The government's reform rhetoric is contradicted by heavy censorship tactics that continue to make the country's media among the most restricted in the world, says CPJ in a new report.
(CPJ/IFEX) – Bangkok, September 20, 2011 – The Burmese government’s internationally lauded reform rhetoric is contradicted by heavy censorship tactics that continue to make the country’s media among the most restricted in the world, a new report by the Committee to Protect Journalists has found.
“The government’s promise of reform is welcome, yet censorship in Burma remains arbitrary, intensive, and highly restrictive,” said Shawn Crispin, CPJ’s senior Southeast Asia representative and the author of the report. “Legal reform to ensure press freedom would lend much-needed credibility to the government’s claims of democratic change in Burma. Draconian laws restricting reporting must be abolished, and imprisoned journalists must be immediately released.”
The report, based on CPJ interviews with journalists in Burma and those working for Burmese exile media, found that banned topics are still wide-reaching and that, to date, the new government has not acted to abolish or amend the highly arbitrary laws that restrict press freedom and punish deviation from official dictates. Since last year’s elections, two journalists have been sentenced to prison terms of almost 20 years, and more than a dozen publications have been suspended for their news reporting.
A veneer of press freedom evident in the proliferation of privately owned and -run news publications is shattered by the fact that the newspapers are heavily censored and regularly forced to publish state-prepared news and commentary presenting government policies in a glowing light, local editors told CPJ. In November 2010, authorities forced some 500 Internet cafés – typically used by undercover exile reporters to file their news, pictures, and videos to outside media – to install closed-circuit cameras, screen-capture programs, and keystroke-logging software to monitor and store users’ online activities. A ban on the use of flash drives in Internet cafés was imposed in May, two months after the current government took office.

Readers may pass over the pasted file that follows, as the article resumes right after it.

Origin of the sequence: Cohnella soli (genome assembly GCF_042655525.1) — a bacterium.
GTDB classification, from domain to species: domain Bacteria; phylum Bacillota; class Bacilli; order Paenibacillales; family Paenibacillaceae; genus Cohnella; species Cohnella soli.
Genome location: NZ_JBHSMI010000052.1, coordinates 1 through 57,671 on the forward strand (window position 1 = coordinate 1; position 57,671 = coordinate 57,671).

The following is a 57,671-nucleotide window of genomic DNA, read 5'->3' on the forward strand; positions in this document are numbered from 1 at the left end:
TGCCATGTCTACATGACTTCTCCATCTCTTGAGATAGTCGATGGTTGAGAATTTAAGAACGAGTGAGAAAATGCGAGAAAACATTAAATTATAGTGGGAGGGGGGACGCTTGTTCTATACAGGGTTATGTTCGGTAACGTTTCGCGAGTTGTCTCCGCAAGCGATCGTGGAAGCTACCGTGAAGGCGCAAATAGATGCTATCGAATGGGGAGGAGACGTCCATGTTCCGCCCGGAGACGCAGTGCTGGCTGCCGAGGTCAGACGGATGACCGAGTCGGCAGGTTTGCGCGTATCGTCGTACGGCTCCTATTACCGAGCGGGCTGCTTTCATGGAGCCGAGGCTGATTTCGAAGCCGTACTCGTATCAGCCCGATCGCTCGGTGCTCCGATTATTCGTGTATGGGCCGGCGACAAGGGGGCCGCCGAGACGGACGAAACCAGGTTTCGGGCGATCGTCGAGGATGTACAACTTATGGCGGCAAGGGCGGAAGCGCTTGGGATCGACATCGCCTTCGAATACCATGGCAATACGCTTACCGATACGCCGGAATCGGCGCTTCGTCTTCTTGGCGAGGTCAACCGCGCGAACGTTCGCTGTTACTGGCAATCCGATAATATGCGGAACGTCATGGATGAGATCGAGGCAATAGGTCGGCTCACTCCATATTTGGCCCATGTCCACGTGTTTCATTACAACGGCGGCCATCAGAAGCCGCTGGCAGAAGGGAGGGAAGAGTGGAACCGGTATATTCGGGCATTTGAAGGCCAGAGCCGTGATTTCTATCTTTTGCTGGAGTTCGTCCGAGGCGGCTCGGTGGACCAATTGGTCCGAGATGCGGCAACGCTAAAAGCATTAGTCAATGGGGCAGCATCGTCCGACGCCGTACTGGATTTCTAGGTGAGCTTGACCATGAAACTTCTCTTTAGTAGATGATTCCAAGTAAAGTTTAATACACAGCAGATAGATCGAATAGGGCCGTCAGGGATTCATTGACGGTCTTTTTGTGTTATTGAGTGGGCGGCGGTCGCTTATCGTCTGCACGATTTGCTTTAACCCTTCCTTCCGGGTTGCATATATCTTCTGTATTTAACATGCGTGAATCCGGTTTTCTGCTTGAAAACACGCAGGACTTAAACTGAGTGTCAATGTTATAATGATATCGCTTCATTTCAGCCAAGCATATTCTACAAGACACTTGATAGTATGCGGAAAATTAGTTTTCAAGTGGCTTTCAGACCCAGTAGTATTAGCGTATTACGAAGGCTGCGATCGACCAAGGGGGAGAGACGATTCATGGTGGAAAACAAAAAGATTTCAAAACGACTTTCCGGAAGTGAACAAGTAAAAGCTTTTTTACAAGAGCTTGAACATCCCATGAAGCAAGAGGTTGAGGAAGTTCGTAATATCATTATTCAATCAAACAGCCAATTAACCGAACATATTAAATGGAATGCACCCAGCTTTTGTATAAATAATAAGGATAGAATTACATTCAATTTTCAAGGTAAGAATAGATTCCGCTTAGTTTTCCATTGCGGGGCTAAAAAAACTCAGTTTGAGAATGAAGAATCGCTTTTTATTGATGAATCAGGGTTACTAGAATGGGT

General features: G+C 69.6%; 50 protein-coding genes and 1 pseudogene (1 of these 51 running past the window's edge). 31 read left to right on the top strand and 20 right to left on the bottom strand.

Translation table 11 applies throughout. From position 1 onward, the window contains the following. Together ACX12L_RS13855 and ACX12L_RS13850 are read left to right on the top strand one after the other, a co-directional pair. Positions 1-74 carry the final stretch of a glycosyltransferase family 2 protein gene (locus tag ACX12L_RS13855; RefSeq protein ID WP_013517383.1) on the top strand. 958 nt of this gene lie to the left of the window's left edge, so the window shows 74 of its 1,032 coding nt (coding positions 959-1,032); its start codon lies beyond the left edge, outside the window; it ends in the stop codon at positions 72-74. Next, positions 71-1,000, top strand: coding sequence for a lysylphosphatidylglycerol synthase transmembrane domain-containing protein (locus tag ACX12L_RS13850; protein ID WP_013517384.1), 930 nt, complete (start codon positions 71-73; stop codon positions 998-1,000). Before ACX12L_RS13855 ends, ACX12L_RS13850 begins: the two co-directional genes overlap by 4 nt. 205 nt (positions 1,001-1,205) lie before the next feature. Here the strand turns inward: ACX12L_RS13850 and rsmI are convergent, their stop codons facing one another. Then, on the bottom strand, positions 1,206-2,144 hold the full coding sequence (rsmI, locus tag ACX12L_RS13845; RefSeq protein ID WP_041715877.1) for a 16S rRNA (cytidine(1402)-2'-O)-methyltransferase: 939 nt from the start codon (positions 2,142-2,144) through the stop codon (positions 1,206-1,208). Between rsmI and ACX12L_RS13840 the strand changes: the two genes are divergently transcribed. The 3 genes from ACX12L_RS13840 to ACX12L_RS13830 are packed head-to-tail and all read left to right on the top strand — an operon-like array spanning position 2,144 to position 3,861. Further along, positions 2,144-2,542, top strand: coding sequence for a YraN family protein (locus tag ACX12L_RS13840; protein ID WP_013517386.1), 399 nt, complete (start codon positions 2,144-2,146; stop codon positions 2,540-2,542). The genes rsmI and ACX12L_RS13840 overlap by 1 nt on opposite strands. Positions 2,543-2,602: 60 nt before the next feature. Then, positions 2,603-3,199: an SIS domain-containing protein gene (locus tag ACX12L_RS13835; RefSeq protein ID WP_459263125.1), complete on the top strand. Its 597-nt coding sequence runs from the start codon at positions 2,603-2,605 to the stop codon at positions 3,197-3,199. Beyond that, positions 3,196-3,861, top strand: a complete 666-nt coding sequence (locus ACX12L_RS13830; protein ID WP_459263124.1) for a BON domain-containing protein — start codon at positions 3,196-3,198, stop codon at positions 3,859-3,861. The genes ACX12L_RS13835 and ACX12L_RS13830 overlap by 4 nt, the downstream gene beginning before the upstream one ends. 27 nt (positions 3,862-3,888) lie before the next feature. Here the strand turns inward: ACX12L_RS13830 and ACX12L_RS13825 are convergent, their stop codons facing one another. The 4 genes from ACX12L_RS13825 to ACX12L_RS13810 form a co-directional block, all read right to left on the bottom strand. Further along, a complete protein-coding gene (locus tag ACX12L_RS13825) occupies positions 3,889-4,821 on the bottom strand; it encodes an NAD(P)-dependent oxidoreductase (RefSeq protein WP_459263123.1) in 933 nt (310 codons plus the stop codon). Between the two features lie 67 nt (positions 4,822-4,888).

CPJ’s report includes recommendations to the Burmese government, the European Union, the United Nations, the United States, the Association of Southeast Asian Nations (ASEAN), and Norway. Burma, which is vying for chairmanship of ASEAN in 2014, should be deemed unqualified to lead the organization if it fails to make progress on press freedom. CPJ also urged the establishment of a U.N.-led commission of inquiry into war crimes, including the jailing and torture of journalists.
“Uncensored reporting from within Burma is crucial for assessing whether the government’s promise of democratic reform is rhetoric or reality,” said Crispin. “Until new freedoms take hold, exile media continues to serve as a vital source of credible, independent information on developments within Burma and should not be abandoned by donor countries.”
The historically military-run Southeast Asian country held its first democratic elections in more than two decades in November 2010 and installed a nominally civilian government in March 2011. Since then, President Thein Sein has sought international recognition for the transition, urging the United States and European countries to drop their economic sanctions maintained in response to the country’s abysmal human rights record.
The Burmese government’s recent informal call for exiled dissidents to return was met with great skepticism by journalists interviewed by CPJ, precisely due to the lack of reforms. Nearly all of the Burma-based reporters and editors interviewed for CPJ’s report requested anonymity due to fears of possible reprisal if their names appeared in a report critical of the government. Two staff members and a freelance reporter working for CPJ were denied visas to enter Burma to conduct research for this report. No reasons were given for the denials.